The "Belief Gap" Prevents Teachers from Seeing the True Potential of Students of Color

by Lee-Ann Stephens

In our current education system, we often struggle with something called the belief gap, or the persistent and deep divide between what parents believe their children are capable of and what some elected leadership, through word and deed, believe the very same kids can do. I recognized the belief gap playing out in my school before I knew the formal term.

Though many teachers declare that all children can learn and achieve at high levels, I’ve always felt there were teachers who, deep down, believed otherwise. I considered it a “teaching gap.” Over the past year, I started looking into it and discussing it with the African American and Latino students that I coach in honors, Advanced Placement and International Baccalaureate classes.

I cried as they spoke of their experiences:

I am smarter than my teachers think I am.

Teachers are surprised when I do get good grades. I am praised with comments like, “You did a good job.” Those comments aren’t directed to the white students, though. The expectation is that the white students will do well and I won’t.

I hold myself to a higher standard than my teachers do.

With each word, I felt my students’ disappointment, frustration, and anger. Unfortunately, I could not stop my own disappointment, frustration, and anger from brimming over. These young people are carrying an unbelievably heavy burden.

It is not only unfair, but also tragic that these students must carry the burden of constantly trying to prove they belong, persistently working against the false narrative that African American and Latino students are not academically motivated.

I know my students. I know how important school is to them and how much success matters. These students came to study with me over spring break. That shows me there’s another story about them to be told, if only teachers knew who they were.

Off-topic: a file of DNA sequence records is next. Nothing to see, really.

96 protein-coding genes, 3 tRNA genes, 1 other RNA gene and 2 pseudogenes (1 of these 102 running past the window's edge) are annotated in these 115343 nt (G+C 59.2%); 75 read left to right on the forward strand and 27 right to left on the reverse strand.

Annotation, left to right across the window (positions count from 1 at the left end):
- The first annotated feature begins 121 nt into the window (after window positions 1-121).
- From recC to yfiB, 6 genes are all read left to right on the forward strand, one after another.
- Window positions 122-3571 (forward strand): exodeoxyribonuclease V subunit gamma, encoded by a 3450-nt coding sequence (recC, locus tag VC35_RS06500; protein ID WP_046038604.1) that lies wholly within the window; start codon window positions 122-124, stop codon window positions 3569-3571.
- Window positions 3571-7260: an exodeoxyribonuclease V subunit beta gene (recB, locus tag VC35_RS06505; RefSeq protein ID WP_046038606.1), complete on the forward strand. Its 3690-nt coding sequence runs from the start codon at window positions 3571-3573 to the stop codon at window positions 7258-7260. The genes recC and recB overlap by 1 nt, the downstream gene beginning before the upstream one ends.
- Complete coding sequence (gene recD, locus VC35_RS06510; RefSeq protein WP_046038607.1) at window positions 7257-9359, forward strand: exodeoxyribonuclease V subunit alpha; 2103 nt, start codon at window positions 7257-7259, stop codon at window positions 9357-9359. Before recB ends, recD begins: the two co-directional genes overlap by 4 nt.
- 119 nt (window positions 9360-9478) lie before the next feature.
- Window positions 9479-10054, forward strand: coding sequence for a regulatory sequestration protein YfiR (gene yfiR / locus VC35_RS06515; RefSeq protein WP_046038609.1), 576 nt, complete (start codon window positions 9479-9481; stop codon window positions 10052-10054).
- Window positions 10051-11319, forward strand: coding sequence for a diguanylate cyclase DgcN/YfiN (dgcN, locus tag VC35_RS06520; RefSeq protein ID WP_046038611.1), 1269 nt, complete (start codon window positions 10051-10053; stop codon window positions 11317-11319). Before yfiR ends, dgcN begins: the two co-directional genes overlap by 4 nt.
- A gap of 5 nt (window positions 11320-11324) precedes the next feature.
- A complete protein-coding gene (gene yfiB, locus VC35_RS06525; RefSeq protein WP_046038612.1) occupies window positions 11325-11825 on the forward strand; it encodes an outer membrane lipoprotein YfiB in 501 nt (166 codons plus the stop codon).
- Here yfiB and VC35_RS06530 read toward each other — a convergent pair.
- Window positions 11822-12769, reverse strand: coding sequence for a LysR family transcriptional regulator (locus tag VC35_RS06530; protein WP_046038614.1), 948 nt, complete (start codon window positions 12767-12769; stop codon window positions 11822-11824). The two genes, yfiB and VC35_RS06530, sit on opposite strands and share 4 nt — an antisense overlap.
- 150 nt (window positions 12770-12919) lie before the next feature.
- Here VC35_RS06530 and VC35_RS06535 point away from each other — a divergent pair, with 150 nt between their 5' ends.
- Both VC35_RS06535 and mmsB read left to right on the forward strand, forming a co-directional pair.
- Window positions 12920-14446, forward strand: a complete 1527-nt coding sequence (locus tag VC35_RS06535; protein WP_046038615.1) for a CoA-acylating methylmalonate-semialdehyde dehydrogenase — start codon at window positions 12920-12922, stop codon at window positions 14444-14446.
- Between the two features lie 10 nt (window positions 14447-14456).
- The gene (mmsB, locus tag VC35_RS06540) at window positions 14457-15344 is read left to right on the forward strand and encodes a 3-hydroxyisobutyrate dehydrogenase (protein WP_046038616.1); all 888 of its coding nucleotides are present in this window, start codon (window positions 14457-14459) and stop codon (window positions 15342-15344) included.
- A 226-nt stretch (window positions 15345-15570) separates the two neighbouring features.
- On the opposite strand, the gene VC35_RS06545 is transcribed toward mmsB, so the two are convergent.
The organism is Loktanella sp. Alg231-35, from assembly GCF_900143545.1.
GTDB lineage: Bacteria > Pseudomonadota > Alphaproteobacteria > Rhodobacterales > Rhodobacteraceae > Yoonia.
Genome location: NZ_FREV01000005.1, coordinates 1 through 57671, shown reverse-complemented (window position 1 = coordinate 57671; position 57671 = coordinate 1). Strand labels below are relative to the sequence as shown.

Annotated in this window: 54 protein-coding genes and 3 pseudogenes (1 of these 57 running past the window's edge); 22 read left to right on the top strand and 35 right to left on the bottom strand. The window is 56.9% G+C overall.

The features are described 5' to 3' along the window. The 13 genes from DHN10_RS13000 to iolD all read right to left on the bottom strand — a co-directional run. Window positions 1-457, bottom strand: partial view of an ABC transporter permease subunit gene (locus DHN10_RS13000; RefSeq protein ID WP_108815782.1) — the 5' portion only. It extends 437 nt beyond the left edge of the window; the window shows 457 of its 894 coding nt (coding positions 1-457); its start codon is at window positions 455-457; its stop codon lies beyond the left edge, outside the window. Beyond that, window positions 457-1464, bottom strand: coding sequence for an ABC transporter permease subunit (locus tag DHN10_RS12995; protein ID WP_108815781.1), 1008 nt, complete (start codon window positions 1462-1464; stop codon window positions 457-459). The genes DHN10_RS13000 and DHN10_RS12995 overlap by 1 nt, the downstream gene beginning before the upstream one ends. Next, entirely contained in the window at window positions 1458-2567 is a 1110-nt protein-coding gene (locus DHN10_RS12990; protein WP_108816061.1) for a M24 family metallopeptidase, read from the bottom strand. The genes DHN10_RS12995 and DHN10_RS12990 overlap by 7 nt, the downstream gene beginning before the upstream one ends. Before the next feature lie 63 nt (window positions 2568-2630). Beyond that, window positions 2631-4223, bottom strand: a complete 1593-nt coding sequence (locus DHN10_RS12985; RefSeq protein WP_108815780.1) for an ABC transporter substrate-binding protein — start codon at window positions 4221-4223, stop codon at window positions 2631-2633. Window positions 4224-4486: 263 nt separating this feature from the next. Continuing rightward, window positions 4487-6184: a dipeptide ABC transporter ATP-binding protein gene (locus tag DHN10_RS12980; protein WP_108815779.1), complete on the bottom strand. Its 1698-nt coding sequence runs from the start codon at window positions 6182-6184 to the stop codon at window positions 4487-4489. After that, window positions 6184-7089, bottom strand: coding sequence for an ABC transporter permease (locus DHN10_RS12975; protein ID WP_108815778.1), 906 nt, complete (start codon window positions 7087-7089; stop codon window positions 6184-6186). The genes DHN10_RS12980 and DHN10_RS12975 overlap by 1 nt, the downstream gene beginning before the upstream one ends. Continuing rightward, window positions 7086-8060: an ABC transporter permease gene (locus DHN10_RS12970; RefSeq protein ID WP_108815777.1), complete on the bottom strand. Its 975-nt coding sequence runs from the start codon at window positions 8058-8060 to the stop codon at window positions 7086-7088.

I am not blaming all of my colleagues or all teachers. I know that many do everything they can to build relationships and meet students’ academic needs. But I do see evidence of the belief gap in my school environment and culture. When I brought this up to other teachers, some weren’t familiar with it. The terminology is new, but the narrative is not – this notion that we must fix our black and brown kids because all of them are at risk for failure. As long as that narrative persists, then teachers will continue looking for students’ deficits instead of their assets when they enter the classroom.

We say that we believe all kids can learn, but the question is whether we will do everything in our power to ensure that happens. As educators, we must do better by our youth—from the students struggling with basic literacy to those navigating higher-level courses. Regardless of what end of the spectrum they fall on, too many are trying to fit into a system that is unwilling to make room for them.

To close the belief gap, as educators, we must first examine what we truly believe about children of color and what we need to acknowledge and address. We must reflect on our actions, how we react and respond to students, and how we teach.

We must also ask our students for feedback. We cannot be afraid to find out if we are treating students differently. We should also ask colleagues to observe us.

Finally, we must know our students’ stories. One of my students works many hours to help take care of her siblings. In her words, “I don’t want the standards lowered for me; I just want them to know what is happening in my life.” Don’t imprison them by their circumstances. Effective teaching requires us to know who students are, so we can better understand how they learn and what they need.

These should be two-way conversations. Students can even initiate them in a respectful way, either before or after class.

Yes, this is a touchy subject. Who wants to acknowledge that they have lower expectations or misplaced assumptions based on what society tells them to believe? However, until we address what we really believe, we will have not only a belief gap or a teaching gap, but also an achievement gap. Stereotypes will persist and students will continue to find themselves in an environment of low expectations.

Closing the belief gap requires opening minds and hearts. As educators and practitioners, we owe it to our students to consider the messages we send in how we teach. High standards for all students should be more than a casual phrase: It should be something that students can see, feel, and believe.

Photo: Shutterstock

Lee-Ann Stephens has been an educator for 25 years and was named Minnesota’s Teacher of the Year in 2006. She currently serves as a teacher on special assignment with the St. Louis Park School District in Minnesota. She serves Latino and African American high school students who are enrolled in Advanced Placement, International Baccalaureate and honors classes. She previously served as an adjunct professor at Metropolitan State University and she served on Minnesota’s Board of Teaching.

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